CNC cut switching layout!

Discussion in 'Layout Design Discussion' started by brett1970, Feb 4, 2011.

  1. brett1970

    brett1970 TrainBoard Member

    well, i finally found something interesting to try to cut. I found the track plan here:


    While the original was 10' long, i decided to use up some material, and stretched it to 190" I used Xtrkcad to draw up the plan, then i exported it as a DXF file to my cnc design software. From there, i used the calculator figuring in the roadbed, and drew it out around all the trackwork. I drew it as the total length, then split it in half, and nested it on a 4X8 sheet of 2" foam.

    I used a 45 degree V bit for the roadbed bevel, then a 1/4 straight bit for some of the narrower areas, and then a 1/2 bit to shave down all the rest of the surrounding areas. This was just a test, for anything i'd do for anyone else, i'd surface the entire sheet to eliminate thickness variation, but overall, it turned out pretty cool! I drew it with Atlas code 100 track, #4 switches everywhere, except one #6 because it fit better! I cut a 1/2 deep path around the border, and will trim out each 18" wide section on the tablesaw.

    You can see the tooling marks/edges, but they sand down really easy. I sanded a larger area to check it. Let me know what you guys think of it. I had 4 hours in design time, and 1 hour of cut time.




  2. brett1970

    brett1970 TrainBoard Member

    here's the last 3 pics



  3. COverton

    COverton TrainBoard Member TrainBoard Supporter

    Very cool!! Nice work there.
  4. Bevale

    Bevale TrainBoard Member

    Thats a really cool idea you have going there. What sort of depths can you cut? Would you be able to cut right through a 2" piece of foam? I am thinking that if you could use something like a topographical map and cut terrain, it would be a big hit with those that want an easy-to-build layout. Just stack and scenic.
    The biggest expense would be the time to create the topographical map and tool path.
    I definitely think you are on to something, now to find the market!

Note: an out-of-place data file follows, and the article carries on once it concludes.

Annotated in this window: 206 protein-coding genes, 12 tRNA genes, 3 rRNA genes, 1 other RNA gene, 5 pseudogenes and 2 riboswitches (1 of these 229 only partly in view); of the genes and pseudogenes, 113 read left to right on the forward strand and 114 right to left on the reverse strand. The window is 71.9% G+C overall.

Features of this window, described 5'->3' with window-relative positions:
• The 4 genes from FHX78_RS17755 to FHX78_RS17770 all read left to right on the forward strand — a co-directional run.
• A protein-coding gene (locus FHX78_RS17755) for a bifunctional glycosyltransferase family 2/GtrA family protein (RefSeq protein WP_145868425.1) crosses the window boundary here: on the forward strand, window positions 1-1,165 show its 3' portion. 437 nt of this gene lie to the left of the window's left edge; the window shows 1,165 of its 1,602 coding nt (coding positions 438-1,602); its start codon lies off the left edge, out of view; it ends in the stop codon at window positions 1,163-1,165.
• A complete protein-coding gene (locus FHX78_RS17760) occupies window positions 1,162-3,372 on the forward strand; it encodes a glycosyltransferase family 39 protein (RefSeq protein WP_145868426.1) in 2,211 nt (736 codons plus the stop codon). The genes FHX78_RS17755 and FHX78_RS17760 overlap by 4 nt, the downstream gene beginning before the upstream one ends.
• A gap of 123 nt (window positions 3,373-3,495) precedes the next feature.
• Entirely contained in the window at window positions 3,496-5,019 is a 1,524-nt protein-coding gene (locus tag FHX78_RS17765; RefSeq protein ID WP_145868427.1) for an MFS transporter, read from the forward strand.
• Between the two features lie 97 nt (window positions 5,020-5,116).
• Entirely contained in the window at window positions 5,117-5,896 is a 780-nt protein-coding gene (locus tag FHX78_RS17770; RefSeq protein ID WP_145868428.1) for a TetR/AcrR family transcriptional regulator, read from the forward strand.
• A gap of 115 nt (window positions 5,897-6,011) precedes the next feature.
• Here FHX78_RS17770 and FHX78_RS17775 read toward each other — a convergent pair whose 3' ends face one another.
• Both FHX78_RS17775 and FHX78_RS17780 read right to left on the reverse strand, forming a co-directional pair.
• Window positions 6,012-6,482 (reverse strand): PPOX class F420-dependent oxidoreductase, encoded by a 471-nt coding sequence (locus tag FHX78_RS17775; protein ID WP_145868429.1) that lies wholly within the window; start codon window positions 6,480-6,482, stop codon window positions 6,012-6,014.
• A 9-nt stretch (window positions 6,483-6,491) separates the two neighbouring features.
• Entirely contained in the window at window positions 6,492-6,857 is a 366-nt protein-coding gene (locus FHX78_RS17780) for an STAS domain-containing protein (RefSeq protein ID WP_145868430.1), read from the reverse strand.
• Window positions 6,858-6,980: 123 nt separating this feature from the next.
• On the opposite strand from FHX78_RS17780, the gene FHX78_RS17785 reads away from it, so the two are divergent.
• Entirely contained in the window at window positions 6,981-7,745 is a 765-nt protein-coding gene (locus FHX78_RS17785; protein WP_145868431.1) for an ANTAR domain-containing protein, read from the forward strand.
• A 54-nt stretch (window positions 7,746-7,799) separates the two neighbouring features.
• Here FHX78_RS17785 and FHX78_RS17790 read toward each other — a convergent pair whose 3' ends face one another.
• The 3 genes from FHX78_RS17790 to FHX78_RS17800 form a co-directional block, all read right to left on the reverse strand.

5. Wolfgang Dudler

    Wolfgang Dudler Passed away August 25, 2012 TrainBoard Supporter In Memoriam

    when you have the tool
    and the knowledge. :angel:

  6. brett1970

    brett1970 TrainBoard Member

    My bit length is my drawback. I have to find a bit with more cutting lenght. I have 6" of travel in my Z axis. As far as Topographical is concerned, a 3D scanner is what i need. www.nextengine.com is the company that carries the scanner i am looking at. With that, i take a layout that has the terrain features done, like streams, rivers, hills, mountains, etc and scan them. Then with the scanned file, i can load it into my software, partworks 3D and then slice the model in layers, and cut it out, and glue the layers together to make larger 3D models.

    I showed the layout to a friend who is also into trains, and he was very enthusiastic about having a layout cut already lol. Once i get this refined, and keep building up a library of layouts, i should have a pretty good catalogue to choose from.

    Also looking at doing mix and match modules too. For what some of the other companies are charging, i think i have lots of room on the price range to still make it worthwhile.
  7. Wolfgang Dudler

    Wolfgang Dudler Passed away August 25, 2012 TrainBoard Supporter In Memoriam

    This sounds very interesting.

  8. Hytec

    Hytec TrainBoard Member TrainBoard Supporter

    Brett, looks great. I think it's a good product for those who want to put down track quickly, then do what they really enjoy...scenery and running. These folks will be even happier once you perfect 3D shapes. Then they can just fill the gaps in the foam board and get into the real artistry of creating scenery.

Share This Page